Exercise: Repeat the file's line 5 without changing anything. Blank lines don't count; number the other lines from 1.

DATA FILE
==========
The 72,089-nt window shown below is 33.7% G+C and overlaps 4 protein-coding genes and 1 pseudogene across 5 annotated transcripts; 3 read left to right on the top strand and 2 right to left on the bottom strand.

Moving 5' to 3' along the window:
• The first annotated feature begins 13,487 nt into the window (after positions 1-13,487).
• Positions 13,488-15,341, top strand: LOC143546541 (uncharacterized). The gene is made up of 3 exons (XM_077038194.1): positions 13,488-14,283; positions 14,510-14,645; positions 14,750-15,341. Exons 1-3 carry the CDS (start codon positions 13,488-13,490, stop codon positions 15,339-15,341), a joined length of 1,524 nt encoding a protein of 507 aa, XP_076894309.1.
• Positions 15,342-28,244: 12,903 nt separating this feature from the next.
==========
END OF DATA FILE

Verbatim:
• Positions 15,342-28,244: 12,903 nt separating this feature from the next.